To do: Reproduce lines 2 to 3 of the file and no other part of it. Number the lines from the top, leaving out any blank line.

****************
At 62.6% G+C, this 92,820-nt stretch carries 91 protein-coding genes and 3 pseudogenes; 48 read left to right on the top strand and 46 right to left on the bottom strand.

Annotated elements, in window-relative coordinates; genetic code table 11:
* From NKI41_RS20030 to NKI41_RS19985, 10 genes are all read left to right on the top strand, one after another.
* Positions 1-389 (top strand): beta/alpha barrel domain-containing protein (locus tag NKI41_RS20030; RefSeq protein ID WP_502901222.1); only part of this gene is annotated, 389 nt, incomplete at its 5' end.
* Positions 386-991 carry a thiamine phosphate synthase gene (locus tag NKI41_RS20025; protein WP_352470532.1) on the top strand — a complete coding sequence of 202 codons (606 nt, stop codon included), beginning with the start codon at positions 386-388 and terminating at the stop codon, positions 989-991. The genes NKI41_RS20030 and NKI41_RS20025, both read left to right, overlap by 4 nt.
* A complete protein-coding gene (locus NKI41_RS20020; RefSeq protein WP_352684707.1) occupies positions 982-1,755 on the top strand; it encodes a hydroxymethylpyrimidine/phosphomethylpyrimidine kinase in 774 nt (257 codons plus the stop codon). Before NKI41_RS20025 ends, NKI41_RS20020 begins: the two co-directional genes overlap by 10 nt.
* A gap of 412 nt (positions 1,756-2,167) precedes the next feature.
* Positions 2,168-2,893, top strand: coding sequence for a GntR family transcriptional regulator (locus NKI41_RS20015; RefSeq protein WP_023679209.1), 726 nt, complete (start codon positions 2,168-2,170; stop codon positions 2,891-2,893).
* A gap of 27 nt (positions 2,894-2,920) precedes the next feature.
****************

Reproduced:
Annotated elements, in window-relative coordinates; genetic code table 11:
* From NKI41_RS20030 to NKI41_RS19985, 10 genes are all read left to right on the top strand, one after another.